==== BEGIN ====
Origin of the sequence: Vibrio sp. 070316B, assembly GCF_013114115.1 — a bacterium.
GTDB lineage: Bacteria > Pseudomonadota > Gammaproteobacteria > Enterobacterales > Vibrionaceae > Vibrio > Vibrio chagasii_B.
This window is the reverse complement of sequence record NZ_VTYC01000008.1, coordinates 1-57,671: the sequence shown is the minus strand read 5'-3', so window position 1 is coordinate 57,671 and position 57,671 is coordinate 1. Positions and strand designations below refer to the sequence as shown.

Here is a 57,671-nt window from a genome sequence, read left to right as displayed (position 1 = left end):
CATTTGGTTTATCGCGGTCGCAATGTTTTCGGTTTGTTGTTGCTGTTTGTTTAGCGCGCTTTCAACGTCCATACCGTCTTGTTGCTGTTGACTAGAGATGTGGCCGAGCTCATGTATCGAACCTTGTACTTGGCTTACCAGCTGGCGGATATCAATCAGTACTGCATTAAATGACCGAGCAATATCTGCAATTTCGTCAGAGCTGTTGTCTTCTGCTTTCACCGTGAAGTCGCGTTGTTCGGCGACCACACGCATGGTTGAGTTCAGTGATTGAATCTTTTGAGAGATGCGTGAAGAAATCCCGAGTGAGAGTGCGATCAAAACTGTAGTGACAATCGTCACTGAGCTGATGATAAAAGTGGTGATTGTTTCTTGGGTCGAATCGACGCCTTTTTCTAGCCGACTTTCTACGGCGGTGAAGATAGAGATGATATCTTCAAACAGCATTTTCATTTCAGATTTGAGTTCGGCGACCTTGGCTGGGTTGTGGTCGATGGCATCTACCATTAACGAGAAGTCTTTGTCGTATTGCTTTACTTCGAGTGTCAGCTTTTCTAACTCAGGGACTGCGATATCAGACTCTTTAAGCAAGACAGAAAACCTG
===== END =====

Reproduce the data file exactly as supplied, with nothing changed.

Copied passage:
Origin of the sequence: Vibrio sp. 070316B, assembly GCF_013114115.1 — a bacterium.
GTDB lineage: Bacteria > Pseudomonadota > Gammaproteobacteria > Enterobacterales > Vibrionaceae > Vibrio > Vibrio chagasii_B.
This window is the reverse complement of sequence record NZ_VTYC01000008.1, coordinates 1-57,671: the sequence shown is the minus strand read 5'-3', so window position 1 is coordinate 57,671 and position 57,671 is coordinate 1. Positions and strand designations below refer to the sequence as shown.

Here is a 57,671-nt window from a genome sequence, read left to right as displayed (position 1 = left end):
CATTTGGTTTATCGCGGTCGCAATGTTTTCGGTTTGTTGTTGCTGTTTGTTTAGCGCGCTTTCAACGTCCATACCGTCTTGTTGCTGTTGACTAGAGATGTGGCCGAGCTCATGTATCGAACCTTGTACTTGGCTTACCAGCTGGCGGATATCAATCAGTACTGCATTAAATGACCGAGCAATATCTGCAATTTCGTCAGAGCTGTTGTCTTCTGCTTTCACCGTGAAGTCGCGTTGTTCGGCGACCACACGCATGGTTGAGTTCAGTGATTGAATCTTTTGAGAGATGCGTGAAGAAATCCCGAGTGAGAGTGCGATCAAAACTGTAGTGACAATCGTCACTGAGCTGATGATAAAAGTGGTGATTGTTTCTTGGGTCGAATCGACGCCTTTTTCTAGCCGACTTTCTACGGCGGTGAAGATAGAGATGATATCTTCAAACAGCATTTTCATTTCAGATTTGAGTTCGGCGACCTTGGCTGGGTTGTGGTCGATGGCATCTACCATTAACGAGAAGTCTTTGTCGTATTGCTTTACTTCGAGTGTCAGCTTTTCTAACTCAGGGACTGCGATATCAGACTCTTTAAGCAAGACAGAAAACCTG